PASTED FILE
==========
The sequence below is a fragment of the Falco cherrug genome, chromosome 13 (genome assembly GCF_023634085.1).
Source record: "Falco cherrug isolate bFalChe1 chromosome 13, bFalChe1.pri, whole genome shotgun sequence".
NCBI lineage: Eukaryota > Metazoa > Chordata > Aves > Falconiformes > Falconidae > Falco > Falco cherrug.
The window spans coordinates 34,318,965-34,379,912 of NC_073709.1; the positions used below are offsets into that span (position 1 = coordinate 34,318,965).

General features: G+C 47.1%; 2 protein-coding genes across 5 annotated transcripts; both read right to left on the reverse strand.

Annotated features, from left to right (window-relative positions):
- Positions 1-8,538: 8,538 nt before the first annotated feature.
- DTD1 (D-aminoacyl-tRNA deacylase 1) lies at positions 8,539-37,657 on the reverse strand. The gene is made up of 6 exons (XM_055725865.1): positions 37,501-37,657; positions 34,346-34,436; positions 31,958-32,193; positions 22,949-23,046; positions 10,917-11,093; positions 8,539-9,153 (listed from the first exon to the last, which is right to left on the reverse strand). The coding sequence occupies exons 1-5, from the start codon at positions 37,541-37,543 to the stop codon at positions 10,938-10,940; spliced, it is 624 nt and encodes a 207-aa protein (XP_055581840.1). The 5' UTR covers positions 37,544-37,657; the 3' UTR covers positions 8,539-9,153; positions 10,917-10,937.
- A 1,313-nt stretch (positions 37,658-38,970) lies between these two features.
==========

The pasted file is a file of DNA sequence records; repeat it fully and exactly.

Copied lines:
The sequence below is a fragment of the Falco cherrug genome, chromosome 13 (genome assembly GCF_023634085.1).
Source record: "Falco cherrug isolate bFalChe1 chromosome 13, bFalChe1.pri, whole genome shotgun sequence".
NCBI lineage: Eukaryota > Metazoa > Chordata > Aves > Falconiformes > Falconidae > Falco > Falco cherrug.
The window spans coordinates 34,318,965-34,379,912 of NC_073709.1; the positions used below are offsets into that span (position 1 = coordinate 34,318,965).

General features: G+C 47.1%; 2 protein-coding genes across 5 annotated transcripts; both read right to left on the reverse strand.

Annotated features, from left to right (window-relative positions):
- Positions 1-8,538: 8,538 nt before the first annotated feature.
- DTD1 (D-aminoacyl-tRNA deacylase 1) lies at positions 8,539-37,657 on the reverse strand. The gene is made up of 6 exons (XM_055725865.1): positions 37,501-37,657; positions 34,346-34,436; positions 31,958-32,193; positions 22,949-23,046; positions 10,917-11,093; positions 8,539-9,153 (listed from the first exon to the last, which is right to left on the reverse strand). The coding sequence occupies exons 1-5, from the start codon at positions 37,541-37,543 to the stop codon at positions 10,938-10,940; spliced, it is 624 nt and encodes a 207-aa protein (XP_055581840.1). The 5' UTR covers positions 37,544-37,657; the 3' UTR covers positions 8,539-9,153; positions 10,917-10,937.
- A 1,313-nt stretch (positions 37,658-38,970) lies between these two features.